admire the fast pressure and
tenacity I see when I watch
their games.
“What I liked most about
the UW was the fact that it
offered so many options. The
possibilities were endless at the
UW. Being an athlete, I am a
competitive person and any
chance I get to yell and cheer at
a sporting event I will take.
Wisconsin’s loyalty and energy
was something I loved, and I
See DOUGLAS, page 11

THURSDAY, FEBRUARY 11, 2016

n DOUGLAS

think in the end helped me
make my decision.”
The Badgers are certainly
getting a good one in Douglas.
Douglas was a first-team
all-Big Eight Conference selection as a sophomore. In addition to being a defensive stalwart, Douglas had six goals
and two assists that season.
Last year, Douglas was
named second-team all-league,
something that left many in the

league somewhat mystified.
“While I wish the conference coaches would have voted
her onto the first-team, I know
and the team knows that Grace
is a first-team quality player,”
Middleton coach Mary Duffy
said at the time. “And she will
continue her dominance on the
field in her senior session.” 
The 6-foot-1 Douglas is a
terrific athlete, who was also a
three-year letter-winner for

MIDDLETON TIMES-TRIBUNE

Middleton’s girls basketball
team. Her combination of size,
speed and overall athleticism
could make her an immediate
contributor for the Badgers
when the 2016 season begins in
August.
“Every year someone comes
in and helps the program,”
Douglas said. “For me, I think
the best kind of contribution I
can give to the program is
being ready. No matter what

PAGE 11

continued from page 10

my skills are now, they will
develop before preseason to the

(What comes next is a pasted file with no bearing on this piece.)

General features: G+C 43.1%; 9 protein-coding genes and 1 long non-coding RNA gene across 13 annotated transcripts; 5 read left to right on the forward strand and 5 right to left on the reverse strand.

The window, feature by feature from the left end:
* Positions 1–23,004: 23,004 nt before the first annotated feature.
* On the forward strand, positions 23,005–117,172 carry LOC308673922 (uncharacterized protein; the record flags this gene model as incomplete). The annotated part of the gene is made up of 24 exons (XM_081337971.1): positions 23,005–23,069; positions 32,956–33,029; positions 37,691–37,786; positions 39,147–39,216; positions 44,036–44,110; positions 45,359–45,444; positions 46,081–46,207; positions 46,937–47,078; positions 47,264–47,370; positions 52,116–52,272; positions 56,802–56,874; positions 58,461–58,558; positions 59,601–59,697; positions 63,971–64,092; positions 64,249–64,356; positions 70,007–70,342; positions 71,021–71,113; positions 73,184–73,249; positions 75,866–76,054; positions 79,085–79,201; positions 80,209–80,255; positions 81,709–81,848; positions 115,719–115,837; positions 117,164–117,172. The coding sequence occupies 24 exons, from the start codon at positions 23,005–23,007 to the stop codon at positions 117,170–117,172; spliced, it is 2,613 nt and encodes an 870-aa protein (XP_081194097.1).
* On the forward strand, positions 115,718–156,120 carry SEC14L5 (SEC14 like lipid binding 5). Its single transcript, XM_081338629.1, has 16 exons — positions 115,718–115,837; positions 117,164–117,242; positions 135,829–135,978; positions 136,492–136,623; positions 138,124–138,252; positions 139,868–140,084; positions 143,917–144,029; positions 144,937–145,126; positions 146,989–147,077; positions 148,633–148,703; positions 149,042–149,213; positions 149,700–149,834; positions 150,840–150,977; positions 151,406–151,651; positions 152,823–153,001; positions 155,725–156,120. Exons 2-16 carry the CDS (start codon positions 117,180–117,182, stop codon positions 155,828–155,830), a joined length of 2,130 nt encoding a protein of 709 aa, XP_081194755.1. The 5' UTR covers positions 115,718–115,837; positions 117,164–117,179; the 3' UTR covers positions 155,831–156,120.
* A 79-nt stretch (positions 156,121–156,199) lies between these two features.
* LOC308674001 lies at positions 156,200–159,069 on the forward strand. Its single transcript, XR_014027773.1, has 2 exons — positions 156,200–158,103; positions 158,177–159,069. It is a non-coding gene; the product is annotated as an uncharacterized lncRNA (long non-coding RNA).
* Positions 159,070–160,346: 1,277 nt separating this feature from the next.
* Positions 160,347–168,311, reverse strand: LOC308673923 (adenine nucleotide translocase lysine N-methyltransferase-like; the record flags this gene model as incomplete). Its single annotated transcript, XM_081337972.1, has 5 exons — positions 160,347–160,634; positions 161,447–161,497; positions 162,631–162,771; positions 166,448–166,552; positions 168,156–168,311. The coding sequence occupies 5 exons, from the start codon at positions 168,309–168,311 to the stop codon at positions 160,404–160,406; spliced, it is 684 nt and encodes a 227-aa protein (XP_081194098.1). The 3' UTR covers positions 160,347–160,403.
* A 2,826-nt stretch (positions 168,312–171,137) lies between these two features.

best of my abilities.
“Being a defender, it is often
hard to work yourself into the
line-up because the defense
rarely comes off in a game.
They are a system within the
system. They mold and learn
how to play together. The best I
can do freshman year is work
so hard that it is difficult to not
play me.”

File photo

Middleton’s
G r a c e
Douglas (6)
is a two-time
all-Big Eight
Conference
selection.

Gymnasts
win Cardinal
Invitational
PAGE 12

by ROB REISCHEL
Times-Tribune

The postseason is right
around the corner.
And one thing has become
crystal clear — Middleton’s
girls gymnastics team is ready
for whatever lies ahead.
Middleton won the 10-team
Cardinal Invite last Saturday
with a season-best score of
139.9250 and edged runner-up
Mukwonago/East Troy/Kettle
Moraine (139.8250). West
Salem/La Crosse Aquinas
(133.10), Sun Prairie (131.9750)
and Madison West (128.450)
rounded out the top five.
One week earlier, Middleton
posted a season-best score of
139.750. The Cardinals then
bested that total last Saturday.
“For the girls to put up a
139.9250 team score is huge,”
Middleton coach Kari Steck
said. “After last week, we know
the girls did great and we know
they stuck their beam routines.
But throughout the state everyone knows a little bit of gymnastics is the subjectivity of the
scores.
“However, to hit a 139-plus
two weeks in a row at huge invitationals shows the state that the
girls are really just that talented.”
That was evident again at the
Cardinal Invite.
Middleton junior Madeline
Pflasterer-Jennerjohn finished
second in the all-around competition with a 37.3750 score.
Senior Katherine Marshall was
also 12th in the all-around
(33.20).
Pflasterer-Jennerjohn won
the vault with a 9.40, was second on the uneven bars (9.30)
and the beam (9.325), and was

third on the floor exercise
(9.350).
“Madeline had another amazing meet where she stuck her
routines solid again,” Steck said.
“She is a rock for the team and
so incredibly talented.”
Middleton had several other
strong performances, as well.
Marshall was 12th on the